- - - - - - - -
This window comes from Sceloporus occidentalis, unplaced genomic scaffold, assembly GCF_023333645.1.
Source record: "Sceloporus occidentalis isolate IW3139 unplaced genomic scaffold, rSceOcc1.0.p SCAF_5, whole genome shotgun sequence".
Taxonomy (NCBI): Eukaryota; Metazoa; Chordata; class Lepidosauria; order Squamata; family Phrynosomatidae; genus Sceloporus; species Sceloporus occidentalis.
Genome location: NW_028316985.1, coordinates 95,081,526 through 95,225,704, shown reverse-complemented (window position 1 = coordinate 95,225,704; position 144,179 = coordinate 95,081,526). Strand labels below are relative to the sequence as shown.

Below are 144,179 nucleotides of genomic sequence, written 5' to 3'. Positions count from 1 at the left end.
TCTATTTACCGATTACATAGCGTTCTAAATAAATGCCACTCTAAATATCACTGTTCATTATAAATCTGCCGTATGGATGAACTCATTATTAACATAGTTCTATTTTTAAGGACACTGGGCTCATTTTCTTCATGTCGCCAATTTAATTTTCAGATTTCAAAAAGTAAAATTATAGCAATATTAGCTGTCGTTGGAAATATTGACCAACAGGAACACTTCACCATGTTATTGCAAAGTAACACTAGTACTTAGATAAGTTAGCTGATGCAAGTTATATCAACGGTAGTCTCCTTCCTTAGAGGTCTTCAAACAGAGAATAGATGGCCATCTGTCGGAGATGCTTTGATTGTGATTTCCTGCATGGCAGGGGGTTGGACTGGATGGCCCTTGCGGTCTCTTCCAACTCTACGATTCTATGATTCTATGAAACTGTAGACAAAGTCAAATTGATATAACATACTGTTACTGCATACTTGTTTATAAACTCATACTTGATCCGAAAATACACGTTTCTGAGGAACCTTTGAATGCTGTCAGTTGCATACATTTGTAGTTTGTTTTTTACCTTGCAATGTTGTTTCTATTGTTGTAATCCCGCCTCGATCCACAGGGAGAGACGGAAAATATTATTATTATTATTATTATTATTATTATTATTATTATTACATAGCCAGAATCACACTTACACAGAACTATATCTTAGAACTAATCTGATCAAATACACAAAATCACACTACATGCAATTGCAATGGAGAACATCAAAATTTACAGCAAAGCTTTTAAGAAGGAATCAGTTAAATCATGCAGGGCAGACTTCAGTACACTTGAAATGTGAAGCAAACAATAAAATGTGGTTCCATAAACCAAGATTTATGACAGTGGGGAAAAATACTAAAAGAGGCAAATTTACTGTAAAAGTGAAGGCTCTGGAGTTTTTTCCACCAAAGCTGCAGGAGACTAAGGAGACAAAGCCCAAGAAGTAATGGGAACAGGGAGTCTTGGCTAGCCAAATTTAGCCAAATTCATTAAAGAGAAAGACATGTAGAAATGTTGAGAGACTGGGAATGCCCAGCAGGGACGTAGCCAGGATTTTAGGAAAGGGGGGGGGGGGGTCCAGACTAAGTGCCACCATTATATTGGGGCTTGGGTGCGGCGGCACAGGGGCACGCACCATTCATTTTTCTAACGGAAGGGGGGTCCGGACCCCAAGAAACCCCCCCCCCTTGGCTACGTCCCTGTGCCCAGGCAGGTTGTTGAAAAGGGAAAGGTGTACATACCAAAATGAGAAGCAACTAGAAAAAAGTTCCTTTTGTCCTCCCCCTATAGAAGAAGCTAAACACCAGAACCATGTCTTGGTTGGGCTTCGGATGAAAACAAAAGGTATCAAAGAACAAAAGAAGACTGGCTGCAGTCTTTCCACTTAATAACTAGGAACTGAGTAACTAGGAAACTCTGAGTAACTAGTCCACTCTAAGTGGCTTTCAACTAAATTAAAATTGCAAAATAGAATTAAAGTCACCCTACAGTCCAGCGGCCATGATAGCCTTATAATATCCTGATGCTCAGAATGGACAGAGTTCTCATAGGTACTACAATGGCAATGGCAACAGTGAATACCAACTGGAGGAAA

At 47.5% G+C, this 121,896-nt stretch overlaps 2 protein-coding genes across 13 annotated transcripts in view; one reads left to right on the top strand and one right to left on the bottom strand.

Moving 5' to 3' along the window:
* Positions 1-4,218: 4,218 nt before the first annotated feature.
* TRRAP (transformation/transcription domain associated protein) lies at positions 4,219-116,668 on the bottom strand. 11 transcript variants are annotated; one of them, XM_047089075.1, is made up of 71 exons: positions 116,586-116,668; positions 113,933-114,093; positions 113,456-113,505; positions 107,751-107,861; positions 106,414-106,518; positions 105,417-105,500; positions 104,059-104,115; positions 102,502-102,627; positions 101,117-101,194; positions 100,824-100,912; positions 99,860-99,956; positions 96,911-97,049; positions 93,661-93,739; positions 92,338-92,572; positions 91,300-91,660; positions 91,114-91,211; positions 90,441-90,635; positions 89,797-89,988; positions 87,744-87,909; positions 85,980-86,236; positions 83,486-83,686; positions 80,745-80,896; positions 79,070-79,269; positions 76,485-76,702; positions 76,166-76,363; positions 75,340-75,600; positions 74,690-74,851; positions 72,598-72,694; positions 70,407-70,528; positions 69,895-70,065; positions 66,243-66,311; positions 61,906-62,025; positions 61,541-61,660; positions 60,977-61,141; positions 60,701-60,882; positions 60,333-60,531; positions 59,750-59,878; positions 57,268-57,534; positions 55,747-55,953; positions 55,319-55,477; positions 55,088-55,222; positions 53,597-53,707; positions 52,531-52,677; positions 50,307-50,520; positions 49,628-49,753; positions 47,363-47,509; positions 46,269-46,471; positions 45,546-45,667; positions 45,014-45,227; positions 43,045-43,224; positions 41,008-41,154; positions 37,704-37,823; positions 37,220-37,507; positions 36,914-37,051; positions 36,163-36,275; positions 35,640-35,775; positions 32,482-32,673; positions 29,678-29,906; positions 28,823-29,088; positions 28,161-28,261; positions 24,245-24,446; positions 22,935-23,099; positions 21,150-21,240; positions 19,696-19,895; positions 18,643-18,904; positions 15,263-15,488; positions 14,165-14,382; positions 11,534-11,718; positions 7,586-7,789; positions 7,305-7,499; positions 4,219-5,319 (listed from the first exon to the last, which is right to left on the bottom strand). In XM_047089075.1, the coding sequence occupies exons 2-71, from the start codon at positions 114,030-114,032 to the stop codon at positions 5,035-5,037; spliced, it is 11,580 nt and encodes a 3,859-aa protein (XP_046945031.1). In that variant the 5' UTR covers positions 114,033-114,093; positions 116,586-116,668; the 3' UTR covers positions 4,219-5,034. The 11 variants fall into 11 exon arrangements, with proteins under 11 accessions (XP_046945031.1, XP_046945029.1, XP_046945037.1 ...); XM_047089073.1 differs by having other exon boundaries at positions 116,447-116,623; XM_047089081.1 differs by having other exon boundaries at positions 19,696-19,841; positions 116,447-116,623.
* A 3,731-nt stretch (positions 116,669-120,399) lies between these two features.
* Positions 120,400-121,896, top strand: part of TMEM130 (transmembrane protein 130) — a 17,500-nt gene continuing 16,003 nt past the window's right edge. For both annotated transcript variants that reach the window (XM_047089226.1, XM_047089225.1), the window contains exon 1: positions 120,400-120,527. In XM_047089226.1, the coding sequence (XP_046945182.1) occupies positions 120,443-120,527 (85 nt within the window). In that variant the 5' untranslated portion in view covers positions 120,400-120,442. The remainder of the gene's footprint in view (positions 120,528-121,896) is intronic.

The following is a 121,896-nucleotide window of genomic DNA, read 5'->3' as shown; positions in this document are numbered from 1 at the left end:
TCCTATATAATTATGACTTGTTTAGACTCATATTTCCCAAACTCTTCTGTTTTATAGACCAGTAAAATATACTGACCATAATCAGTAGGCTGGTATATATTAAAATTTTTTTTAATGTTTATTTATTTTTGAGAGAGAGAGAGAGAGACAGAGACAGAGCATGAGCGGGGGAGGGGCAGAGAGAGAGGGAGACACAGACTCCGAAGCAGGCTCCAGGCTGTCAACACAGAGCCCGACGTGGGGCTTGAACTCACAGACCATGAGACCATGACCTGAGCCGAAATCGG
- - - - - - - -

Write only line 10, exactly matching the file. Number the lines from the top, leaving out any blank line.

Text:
* TRRAP (transformation/transcription domain associated protein) lies at positions 4,219-116,668 on the bottom strand. 11 transcript variants are annotated; one of them, XM_047089075.1, is made up of 71 exons: positions 116,586-116,668; positions 113,933-114,093; positions 113,456-113,505; positions 107,751-107,861; positions 106,414-106,518; positions 105,417-105,500; positions 104,059-104,115; positions 102,502-102,627; positions 101,117-101,194; positions 100,824-100,912; positions 99,860-99,956; positions 96,911-97,049; positions 93,661-93,739; positions 92,338-92,572; positions 91,300-91,660; positions 91,114-91,211; positions 90,441-90,635; positions 89,797-89,988; positions 87,744-87,909; positions 85,980-86,236; positions 83,486-83,686; positions 80,745-80,896; positions 79,070-79,269; positions 76,485-76,702; positions 76,166-76,363; positions 75,340-75,600; positions 74,690-74,851; positions 72,598-72,694; positions 70,407-70,528; positions 69,895-70,065; positions 66,243-66,311; positions 61,906-62,025; positions 61,541-61,660; positions 60,977-61,141; positions 60,701-60,882; positions 60,333-60,531; positions 59,750-59,878; positions 57,268-57,534; positions 55,747-55,953; positions 55,319-55,477; positions 55,088-55,222; positions 53,597-53,707; positions 52,531-52,677; positions 50,307-50,520; positions 49,628-49,753; positions 47,363-47,509; positions 46,269-46,471; positions 45,546-45,667; positions 45,014-45,227; positions 43,045-43,224; positions 41,008-41,154; positions 37,704-37,823; positions 37,220-37,507; positions 36,914-37,051; positions 36,163-36,275; positions 35,640-35,775; positions 32,482-32,673; positions 29,678-29,906; positions 28,823-29,088; positions 28,161-28,261; positions 24,245-24,446; positions 22,935-23,099; positions 21,150-21,240; positions 19,696-19,895; positions 18,643-18,904; positions 15,263-15,488; positions 14,165-14,382; positions 11,534-11,718; positions 7,586-7,789; positions 7,305-7,499; positions 4,219-5,319 (listed from the first exon to the last, which is right to left on the bottom strand). In XM_047089075.1, the coding sequence occupies exons 2-71, from the start codon at positions 114,030-114,032 to the stop codon at positions 5,035-5,037; spliced, it is 11,580 nt and encodes a 3,859-aa protein (XP_046945031.1). In that variant the 5' UTR covers positions 114,033-114,093; positions 116,586-116,668; the 3' UTR covers positions 4,219-5,034. The 11 variants fall into 11 exon arrangements, with proteins under 11 accessions (XP_046945031.1, XP_046945029.1, XP_046945037.1 ...); XM_047089073.1 differs by having other exon boundaries at positions 116,447-116,623; XM_047089081.1 differs by having other exon boundaries at positions 19,696-19,841; positions 116,447-116,623.